245/1030: some narrative technique 

My main goal for this week is to begin drafting something, produce actual writing for the dissertation (and I’m kind of motivated because I’m going to need a 10 page sample for a workshop June 1), but in the meantime I’m still bogged down by old notes. 

Oh well. These notes are useful, because looking at what Bakhtin may mean with dialogism and what this discourse looks like prompted me to look up narrative technique. I’ve meant to do that for a while anyway, since the Germans are really into describing literature with narratology terms. 

In Deleuze and Guattari’s Thousand Plateaus (which I haven’t read yet, but I’m going to sound like I have), Bakhtin’s heteroglossia and dialogism  are presented as a kind of free-indirect discourse, which is one kind of representation of consciousness in writing. Free-indirect discourse is a mix between psychonarration and interior monologue where we have a dual voice of the narrator and the character whose thoughts are represented sometimes as relayed by the narrator and sometimes by his/her own “voice.” One could say that the mindstyle is replicated, even if the language is not always replicated. 

Ideas of replication and representation are worth challenging as they come up, but that’s the general idea. 

By having a solid understanding of what dialogism may look like in literature (there’s a lot of it in Modernist works in general  and Virginia Woolf in particular) I may be able to identify it more clearly in contemporary works and talk about it more clearly. 

I should probably write more than that, but I think I just od’ed on coffee. 

As a sort of non-sequitur: My Dr.. Jekyll/Mr. Hyde post from over a year ago, which wasn’t even a real good essay, keeps getting looked at by readers. Maybe I should try and write more essays about famous works? Or not. I mean, I don’t really have time for that, but it would be interesting to begin applying relevant theory to popular works of literature. 

241/1030: Theories of the Novel and some reflection

I’ve lost some steam again in posting here everyday, but I’m still somehow working at least 4/7 days for a PhD, so I’m feeling pretty good about that. 

Having an office space to go to has been motivating, since I always go with at least 3 hours to work there and can’t leave unless I’ve gotten done my mini goal for the day, though I don’t think I’ll meet my main goal for this week: I want to actually get to drafting something. Instead, I’m still slogging through all the material I’ve collected, and keep getting distracted by other texts connected to what I’m currently trying to read, and I am lucky when I write something in my notes that finds a cohesion between ideas that can be used for my diss. So far, it’s just a lot of fragements, as the menu on the left of the image may demonstrate. Still, yesterday I figured out a possible organization by starting with the focus on the subject/individual in literature, and then moving to the novel, and then moving to Bakhtin.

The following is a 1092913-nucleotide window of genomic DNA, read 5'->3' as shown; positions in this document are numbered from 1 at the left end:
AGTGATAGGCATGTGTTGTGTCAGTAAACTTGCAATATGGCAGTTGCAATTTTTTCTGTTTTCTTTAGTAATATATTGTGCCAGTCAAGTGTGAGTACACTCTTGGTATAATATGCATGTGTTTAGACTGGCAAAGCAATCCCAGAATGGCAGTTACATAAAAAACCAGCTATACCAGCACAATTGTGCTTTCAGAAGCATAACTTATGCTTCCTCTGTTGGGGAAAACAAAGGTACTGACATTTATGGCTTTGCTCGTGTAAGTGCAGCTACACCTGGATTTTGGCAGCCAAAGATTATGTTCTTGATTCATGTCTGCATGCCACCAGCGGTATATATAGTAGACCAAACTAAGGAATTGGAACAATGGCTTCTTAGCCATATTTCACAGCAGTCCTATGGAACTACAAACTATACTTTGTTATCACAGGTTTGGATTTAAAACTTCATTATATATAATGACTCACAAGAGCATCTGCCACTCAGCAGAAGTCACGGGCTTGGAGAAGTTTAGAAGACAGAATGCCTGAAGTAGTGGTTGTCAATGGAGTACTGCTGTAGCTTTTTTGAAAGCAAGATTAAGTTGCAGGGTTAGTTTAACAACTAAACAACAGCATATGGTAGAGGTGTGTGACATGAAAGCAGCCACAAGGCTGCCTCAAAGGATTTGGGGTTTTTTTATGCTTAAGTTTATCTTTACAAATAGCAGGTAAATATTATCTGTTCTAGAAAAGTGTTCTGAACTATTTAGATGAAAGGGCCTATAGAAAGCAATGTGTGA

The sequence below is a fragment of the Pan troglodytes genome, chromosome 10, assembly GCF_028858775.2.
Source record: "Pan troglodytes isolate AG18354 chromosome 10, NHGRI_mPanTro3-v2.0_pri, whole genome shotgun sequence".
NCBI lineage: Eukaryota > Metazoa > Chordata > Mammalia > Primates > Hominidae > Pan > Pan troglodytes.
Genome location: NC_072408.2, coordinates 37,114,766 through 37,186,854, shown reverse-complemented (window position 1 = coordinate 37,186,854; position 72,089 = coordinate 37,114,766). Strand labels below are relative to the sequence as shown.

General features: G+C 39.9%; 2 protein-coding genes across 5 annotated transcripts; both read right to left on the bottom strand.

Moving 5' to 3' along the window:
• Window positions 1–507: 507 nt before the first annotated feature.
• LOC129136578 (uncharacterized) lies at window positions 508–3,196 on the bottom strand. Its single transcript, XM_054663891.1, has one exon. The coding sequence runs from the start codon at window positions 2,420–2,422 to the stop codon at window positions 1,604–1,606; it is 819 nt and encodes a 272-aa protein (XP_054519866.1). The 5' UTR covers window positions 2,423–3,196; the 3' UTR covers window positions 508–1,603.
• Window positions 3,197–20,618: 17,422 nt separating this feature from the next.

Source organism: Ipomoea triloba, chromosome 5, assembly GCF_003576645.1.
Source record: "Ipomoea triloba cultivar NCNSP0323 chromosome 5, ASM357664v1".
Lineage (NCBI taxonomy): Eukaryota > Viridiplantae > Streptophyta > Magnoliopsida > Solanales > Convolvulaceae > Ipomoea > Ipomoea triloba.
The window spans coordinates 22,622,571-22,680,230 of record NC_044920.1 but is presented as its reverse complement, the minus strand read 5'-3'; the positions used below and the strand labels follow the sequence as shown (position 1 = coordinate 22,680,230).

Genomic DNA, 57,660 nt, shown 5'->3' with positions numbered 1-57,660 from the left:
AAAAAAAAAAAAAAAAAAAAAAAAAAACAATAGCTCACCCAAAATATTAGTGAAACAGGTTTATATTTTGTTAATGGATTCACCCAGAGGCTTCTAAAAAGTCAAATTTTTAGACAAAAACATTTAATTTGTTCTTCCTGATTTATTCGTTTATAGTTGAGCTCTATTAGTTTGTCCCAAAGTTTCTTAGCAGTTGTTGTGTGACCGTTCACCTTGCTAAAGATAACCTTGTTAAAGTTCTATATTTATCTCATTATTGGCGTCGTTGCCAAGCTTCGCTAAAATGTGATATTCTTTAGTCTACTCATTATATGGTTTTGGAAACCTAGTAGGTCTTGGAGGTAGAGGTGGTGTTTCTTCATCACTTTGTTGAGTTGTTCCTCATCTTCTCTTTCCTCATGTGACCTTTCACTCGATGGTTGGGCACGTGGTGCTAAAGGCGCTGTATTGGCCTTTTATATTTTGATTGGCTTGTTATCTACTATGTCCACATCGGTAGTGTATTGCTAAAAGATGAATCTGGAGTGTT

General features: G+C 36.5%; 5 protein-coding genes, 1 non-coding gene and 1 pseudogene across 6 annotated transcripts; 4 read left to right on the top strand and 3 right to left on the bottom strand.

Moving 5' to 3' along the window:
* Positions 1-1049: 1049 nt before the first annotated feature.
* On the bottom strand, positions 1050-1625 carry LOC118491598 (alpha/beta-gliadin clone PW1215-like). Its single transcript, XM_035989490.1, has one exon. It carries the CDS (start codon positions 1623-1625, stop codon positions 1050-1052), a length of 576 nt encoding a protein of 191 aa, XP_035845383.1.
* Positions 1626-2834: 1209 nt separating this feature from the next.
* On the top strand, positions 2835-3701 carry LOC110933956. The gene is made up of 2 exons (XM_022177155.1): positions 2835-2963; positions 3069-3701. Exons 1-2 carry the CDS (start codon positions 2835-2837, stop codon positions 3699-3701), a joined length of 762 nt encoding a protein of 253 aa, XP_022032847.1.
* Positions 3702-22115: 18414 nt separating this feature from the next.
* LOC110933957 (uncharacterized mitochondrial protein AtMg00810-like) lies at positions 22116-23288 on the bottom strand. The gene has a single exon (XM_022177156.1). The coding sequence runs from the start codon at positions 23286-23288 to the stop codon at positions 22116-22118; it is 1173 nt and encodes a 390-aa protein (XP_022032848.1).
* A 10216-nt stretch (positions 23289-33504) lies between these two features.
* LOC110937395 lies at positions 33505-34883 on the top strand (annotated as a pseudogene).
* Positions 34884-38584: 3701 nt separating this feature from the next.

I wish I had more of these breakthroughs. 

Part of the problem is that it takes a huge chunk of uninterrupted time to get to some breakthroughs. For example, yesterday I finally (after paperwork, helping someone, chores, errands, workout) made it to the office by 1500. My soft goal was 3 hours, but I found myself finishing the last of annotations for my 2014/15 notes and didn’t want to leave before I’d done that. Of course, the first 1.5 hours, I was looking for distraction in my emails and WordPress, so had I been more efficient with my time, I may have left at 1800. Still, after spending 2 solid hours actually working with my notes is when I was able to make the connection I did above. This pattern is usual for me, and I know this is my writing habit, but I can’t wait to devote all my time to PhD work rather than half the day (when I’m lucky) as I am now. October 2017 is going to be awesome. 

In other news, as far as theories of the novel are concerned, I was surprised to see that Georg Lukács, whose “The Ideology of Modernism” I reread for today, was also interested in the Novel as a genre and form, and that Bakhtin may have actually been informed by Lucács in his own writings about the novel. Galin Tihanow in The Master and the Slave: Lucács, Bakhtin, and the Ideas of their Time (2000) provides a pretty good overview of how this happened. Noticing this connection made me look at Tihanov and read his introduction, and while there are some useful notes about Bakhtin here, and I may refer back to the book, I don’t actually need it now, and that’s the source of some of my problems in productivity right now.